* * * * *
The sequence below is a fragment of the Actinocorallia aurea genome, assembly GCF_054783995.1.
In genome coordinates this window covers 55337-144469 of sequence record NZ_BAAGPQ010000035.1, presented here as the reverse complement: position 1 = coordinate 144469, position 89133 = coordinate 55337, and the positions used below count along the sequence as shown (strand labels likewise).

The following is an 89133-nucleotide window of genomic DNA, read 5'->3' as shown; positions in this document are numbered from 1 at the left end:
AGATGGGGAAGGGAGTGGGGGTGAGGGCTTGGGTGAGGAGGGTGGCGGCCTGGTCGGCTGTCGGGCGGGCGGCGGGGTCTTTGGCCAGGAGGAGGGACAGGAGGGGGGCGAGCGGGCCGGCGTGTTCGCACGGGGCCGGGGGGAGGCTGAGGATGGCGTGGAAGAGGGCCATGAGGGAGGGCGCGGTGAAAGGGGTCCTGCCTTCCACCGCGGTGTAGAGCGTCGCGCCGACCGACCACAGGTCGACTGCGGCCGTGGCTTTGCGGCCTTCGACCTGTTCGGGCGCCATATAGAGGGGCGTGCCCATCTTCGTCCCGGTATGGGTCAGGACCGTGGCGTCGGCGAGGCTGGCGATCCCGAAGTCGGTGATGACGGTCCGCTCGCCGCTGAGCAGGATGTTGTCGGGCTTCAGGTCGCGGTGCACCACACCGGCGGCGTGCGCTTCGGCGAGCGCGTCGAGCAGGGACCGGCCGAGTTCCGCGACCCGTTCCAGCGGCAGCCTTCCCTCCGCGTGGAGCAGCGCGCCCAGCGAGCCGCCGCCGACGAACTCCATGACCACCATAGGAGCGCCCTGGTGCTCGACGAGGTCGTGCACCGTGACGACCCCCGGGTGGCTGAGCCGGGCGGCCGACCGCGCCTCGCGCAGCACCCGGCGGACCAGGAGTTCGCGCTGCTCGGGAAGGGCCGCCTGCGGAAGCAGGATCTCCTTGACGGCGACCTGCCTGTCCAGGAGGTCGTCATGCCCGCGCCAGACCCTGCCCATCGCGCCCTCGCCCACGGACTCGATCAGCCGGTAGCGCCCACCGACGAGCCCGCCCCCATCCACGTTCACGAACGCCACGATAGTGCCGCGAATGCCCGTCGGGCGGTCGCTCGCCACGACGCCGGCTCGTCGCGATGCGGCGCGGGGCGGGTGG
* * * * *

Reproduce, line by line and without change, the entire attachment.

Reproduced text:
The sequence below is a fragment of the Actinocorallia aurea genome, assembly GCF_054783995.1.
In genome coordinates this window covers 55337-144469 of sequence record NZ_BAAGPQ010000035.1, presented here as the reverse complement: position 1 = coordinate 144469, position 89133 = coordinate 55337, and the positions used below count along the sequence as shown (strand labels likewise).

The following is an 89133-nucleotide window of genomic DNA, read 5'->3' as shown; positions in this document are numbered from 1 at the left end:
AGATGGGGAAGGGAGTGGGGGTGAGGGCTTGGGTGAGGAGGGTGGCGGCCTGGTCGGCTGTCGGGCGGGCGGCGGGGTCTTTGGCCAGGAGGAGGGACAGGAGGGGGGCGAGCGGGCCGGCGTGTTCGCACGGGGCCGGGGGGAGGCTGAGGATGGCGTGGAAGAGGGCCATGAGGGAGGGCGCGGTGAAAGGGGTCCTGCCTTCCACCGCGGTGTAGAGCGTCGCGCCGACCGACCACAGGTCGACTGCGGCCGTGGCTTTGCGGCCTTCGACCTGTTCGGGCGCCATATAGAGGGGCGTGCCCATCTTCGTCCCGGTATGGGTCAGGACCGTGGCGTCGGCGAGGCTGGCGATCCCGAAGTCGGTGATGACGGTCCGCTCGCCGCTGAGCAGGATGTTGTCGGGCTTCAGGTCGCGGTGCACCACACCGGCGGCGTGCGCTTCGGCGAGCGCGTCGAGCAGGGACCGGCCGAGTTCCGCGACCCGTTCCAGCGGCAGCCTTCCCTCCGCGTGGAGCAGCGCGCCCAGCGAGCCGCCGCCGACGAACTCCATGACCACCATAGGAGCGCCCTGGTGCTCGACGAGGTCGTGCACCGTGACGACCCCCGGGTGGCTGAGCCGGGCGGCCGACCGCGCCTCGCGCAGCACCCGGCGGACCAGGAGTTCGCGCTGCTCGGGAAGGGCCGCCTGCGGAAGCAGGATCTCCTTGACGGCGACCTGCCTGTCCAGGAGGTCGTCATGCCCGCGCCAGACCCTGCCCATCGCGCCCTCGCCCACGGACTCGATCAGCCGGTAGCGCCCACCGACGAGCCCGCCCCCATCCACGTTCACGAACGCCACGATAGTGCCGCGAATGCCCGTCGGGCGGTCGCTCGCCACGACGCCGGCTCGTCGCGATGCGGCGCGGGGCGGGTGG